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Care Guide

About Care Guides[x] These care guides are written to help your clients understand common conditions, tests, and procedures, as well as to provide basic information about pet care. They are based on the most up-to-date, documented information, recommendations, and guidelines available in the United States at the time of writing. Pharmaceutical product licensing, availability, and usage recommendations are based on US product information. Use the Download Handout button to generate a PDF for printing or e-mailing to your clients.

Patellar Luxation

    • Patellar luxation occurs when the pet’s patella (kneecap) slips out of its normal position on the femur bone, causing pain, lameness, and instability in the knee.
    • Severity of patellar luxation is graded on a scale of 1 to 4.
    • Surgical correction may be recommended.
    • Failure to treat patellar luxation can result in arthritis and lead to other orthopedic problems.

    What Is Patellar Luxation?

    Normally, the patella (kneecap) sits in a groove at the bottom of the femur (the major bone of the upper leg), where the femur and tibia (the major bone of the lower leg) meet at the knee. The patella is held in place by tendons and ligaments that keep it relatively stable against the femur. Patellar luxation occurs when your pet’s patella luxates from (slips out of) its normal position. The kneecap can slip to either the inside (medial patellar luxation) or the outside (lateral patellar luxation) of the femur.

    Patellar luxation can occur in one or both knees, and many dog breeds can be affected. Cats can also be affected, but not as commonly as dogs. Patellar luxation may be linked to an inherited abnormality or caused by injury or trauma.

    What Are the Signs of Patellar Luxation?

    Clinical signs associated with patellar luxation may not be obvious. However, one of the classic signs is a characteristic “skipping” gait. Pets will occasionally appear to “skip” as they hold the affected leg up while walking or running. A playing pet may suddenly yip in pain when the luxation occurs and then hold the leg up while continuing to run or play. These episodes can last for a few strides to a few minutes. In more severe cases, pets may remain painful for days.

    The severity of patellar luxation is graded on a scale of 1 to 4:

    • Grade 1—The patella easily and frequently pops out of its groove and then immediately pops back in. 
    • Grade 2—The patella pops out of normal position but doesn’t immediately go back. It must be replaced by pushing it back into normal position.
    • Grade 3—The patella is out of normal position most of the time. If it is replaced by pushing it back into position, it will immediately pop out again.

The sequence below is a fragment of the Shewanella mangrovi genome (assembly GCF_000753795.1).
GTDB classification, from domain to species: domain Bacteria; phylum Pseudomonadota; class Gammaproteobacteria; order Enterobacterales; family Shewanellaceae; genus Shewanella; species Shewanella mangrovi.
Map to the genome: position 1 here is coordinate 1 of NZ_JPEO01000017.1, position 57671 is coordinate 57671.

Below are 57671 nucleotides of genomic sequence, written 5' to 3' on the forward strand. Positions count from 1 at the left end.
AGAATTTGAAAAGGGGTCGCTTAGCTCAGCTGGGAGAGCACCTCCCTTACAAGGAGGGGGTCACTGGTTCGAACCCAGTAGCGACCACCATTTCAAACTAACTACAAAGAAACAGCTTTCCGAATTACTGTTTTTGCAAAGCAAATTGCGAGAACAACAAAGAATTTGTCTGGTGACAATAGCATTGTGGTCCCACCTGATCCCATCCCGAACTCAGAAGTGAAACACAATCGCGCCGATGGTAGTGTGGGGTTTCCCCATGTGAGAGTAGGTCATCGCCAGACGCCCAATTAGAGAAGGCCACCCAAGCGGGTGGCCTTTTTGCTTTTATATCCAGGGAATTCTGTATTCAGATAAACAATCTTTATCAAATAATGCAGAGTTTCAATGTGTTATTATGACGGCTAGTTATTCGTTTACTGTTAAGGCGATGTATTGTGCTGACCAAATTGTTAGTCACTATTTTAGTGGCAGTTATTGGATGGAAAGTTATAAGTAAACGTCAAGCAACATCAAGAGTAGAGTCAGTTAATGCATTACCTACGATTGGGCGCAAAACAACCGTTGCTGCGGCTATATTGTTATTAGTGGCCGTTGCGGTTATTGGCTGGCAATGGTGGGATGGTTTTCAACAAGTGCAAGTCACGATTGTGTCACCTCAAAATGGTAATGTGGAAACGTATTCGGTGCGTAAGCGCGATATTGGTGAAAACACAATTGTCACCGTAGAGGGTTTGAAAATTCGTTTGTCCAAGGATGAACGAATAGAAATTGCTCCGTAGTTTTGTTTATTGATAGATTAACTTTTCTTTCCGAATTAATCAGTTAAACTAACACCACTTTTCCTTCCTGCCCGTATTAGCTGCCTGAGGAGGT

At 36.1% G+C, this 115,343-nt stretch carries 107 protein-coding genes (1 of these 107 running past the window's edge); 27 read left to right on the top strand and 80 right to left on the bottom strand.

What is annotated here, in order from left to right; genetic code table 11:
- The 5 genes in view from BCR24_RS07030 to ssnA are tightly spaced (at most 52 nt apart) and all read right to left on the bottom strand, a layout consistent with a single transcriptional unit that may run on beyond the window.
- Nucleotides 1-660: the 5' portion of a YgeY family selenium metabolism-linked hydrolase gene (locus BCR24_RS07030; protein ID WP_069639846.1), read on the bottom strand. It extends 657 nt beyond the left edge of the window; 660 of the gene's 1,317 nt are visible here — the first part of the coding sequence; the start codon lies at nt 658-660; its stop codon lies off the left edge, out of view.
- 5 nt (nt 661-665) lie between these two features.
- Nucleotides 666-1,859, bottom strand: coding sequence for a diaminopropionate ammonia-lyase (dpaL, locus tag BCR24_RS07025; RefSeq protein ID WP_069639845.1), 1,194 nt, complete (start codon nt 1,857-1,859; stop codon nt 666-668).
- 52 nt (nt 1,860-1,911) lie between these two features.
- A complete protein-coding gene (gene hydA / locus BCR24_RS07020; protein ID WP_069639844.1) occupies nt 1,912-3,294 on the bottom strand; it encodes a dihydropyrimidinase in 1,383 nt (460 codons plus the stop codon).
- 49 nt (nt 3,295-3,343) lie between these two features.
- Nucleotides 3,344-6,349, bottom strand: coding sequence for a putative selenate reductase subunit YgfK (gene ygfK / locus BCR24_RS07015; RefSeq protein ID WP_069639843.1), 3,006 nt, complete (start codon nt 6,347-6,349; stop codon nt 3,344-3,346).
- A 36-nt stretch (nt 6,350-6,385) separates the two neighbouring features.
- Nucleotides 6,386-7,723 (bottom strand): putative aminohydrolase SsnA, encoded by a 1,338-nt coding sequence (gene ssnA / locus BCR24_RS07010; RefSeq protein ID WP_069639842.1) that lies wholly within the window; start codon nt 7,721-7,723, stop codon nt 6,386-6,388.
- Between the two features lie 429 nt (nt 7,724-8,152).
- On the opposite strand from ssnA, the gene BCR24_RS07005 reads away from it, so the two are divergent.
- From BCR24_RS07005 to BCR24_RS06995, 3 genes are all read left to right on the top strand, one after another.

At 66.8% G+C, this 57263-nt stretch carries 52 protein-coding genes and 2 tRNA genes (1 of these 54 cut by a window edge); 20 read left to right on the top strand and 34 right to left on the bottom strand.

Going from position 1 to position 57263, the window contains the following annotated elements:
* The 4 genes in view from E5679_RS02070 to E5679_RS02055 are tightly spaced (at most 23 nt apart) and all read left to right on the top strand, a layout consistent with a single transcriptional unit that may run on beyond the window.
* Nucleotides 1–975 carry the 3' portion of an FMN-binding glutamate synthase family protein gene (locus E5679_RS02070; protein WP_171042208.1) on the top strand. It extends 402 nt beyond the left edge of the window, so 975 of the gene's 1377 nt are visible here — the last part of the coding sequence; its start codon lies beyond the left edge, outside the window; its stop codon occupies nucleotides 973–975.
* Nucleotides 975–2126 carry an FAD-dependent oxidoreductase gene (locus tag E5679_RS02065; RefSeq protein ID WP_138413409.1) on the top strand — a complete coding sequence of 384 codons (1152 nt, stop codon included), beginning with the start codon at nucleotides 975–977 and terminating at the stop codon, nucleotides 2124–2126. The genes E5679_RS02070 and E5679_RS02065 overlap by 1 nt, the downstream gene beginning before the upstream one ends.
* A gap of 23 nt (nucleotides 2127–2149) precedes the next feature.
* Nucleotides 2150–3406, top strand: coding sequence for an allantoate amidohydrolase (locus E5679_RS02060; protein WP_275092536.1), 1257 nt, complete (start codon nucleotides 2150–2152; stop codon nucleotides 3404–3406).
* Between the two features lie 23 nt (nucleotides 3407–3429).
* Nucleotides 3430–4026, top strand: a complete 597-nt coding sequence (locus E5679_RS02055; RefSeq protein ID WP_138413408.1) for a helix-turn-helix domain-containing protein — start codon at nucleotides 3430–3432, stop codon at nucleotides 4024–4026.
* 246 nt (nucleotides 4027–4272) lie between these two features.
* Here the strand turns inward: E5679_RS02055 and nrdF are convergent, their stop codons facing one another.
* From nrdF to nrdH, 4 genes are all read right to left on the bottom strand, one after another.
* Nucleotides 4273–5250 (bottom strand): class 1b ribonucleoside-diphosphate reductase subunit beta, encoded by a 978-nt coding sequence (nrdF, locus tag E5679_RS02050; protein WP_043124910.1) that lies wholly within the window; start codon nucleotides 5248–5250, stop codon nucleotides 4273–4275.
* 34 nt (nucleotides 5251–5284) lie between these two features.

• Grade 4—The patella is out of normal position and locked in this luxated position; it cannot be manipulated back into its groove.

    The grade of patellar luxation does not necessarily correspond to the dog’s degree of lameness. For example, a dog with a grade 1 or 2 luxation may be lame or may seem to walk completely normally, while a dog with a grade 4 luxation may have figured out how to change his or her gait so that the knee is not painful. In this case, lameness may not be obvious.

    How Is Patellar Luxation Diagnosed?

    Patellar luxation is sometimes diagnosed during a routine physical examination when a veterinarian feels the knee joint. If the dog is very painful, sedation may be recommended so that a more thorough examination of the knee can be safely performed.

    Radiographs (x-rays) are sometimes recommended to further evaluate the kneecap and other structures in the knee. Because a luxating patella affects the stability of the knee, many dogs with this problem develop arthritis over time. Some of these changes may be visible on x-rays.

    How Is Patellar Luxation Treated?

    Pets that have been diagnosed with patellar luxation but do not exhibit any clinical signs or that show only occasional signs should be monitored. Maintaining an ideal body weight and following a regular veterinarian-approved exercise program may aid in managing the condition. Joint supplements may be recommended, as well as pain medication for occasional episodes. Unless the condition progresses, surgical correction may not be recommended.

    Surgery is typically considered for cases where the degree of lameness is significant. Surgical therapy typically seeks to stabilize the patella in its proper groove. Several procedures can be used to accomplish this. Your veterinarian will evaluate your pet and recommend the most appropriate procedure. After surgery, it is important to closely follow your veterinarian’s instructions regarding limitations on activity and containment to allow the surgical site to heal. Pain medications will be provided as needed, and physical therapy may be recommended.

    If left untreated, patellar luxation can result in significant damage to the joint, leading to the development of arthritis and other conditions, such as cruciate ligament rupture.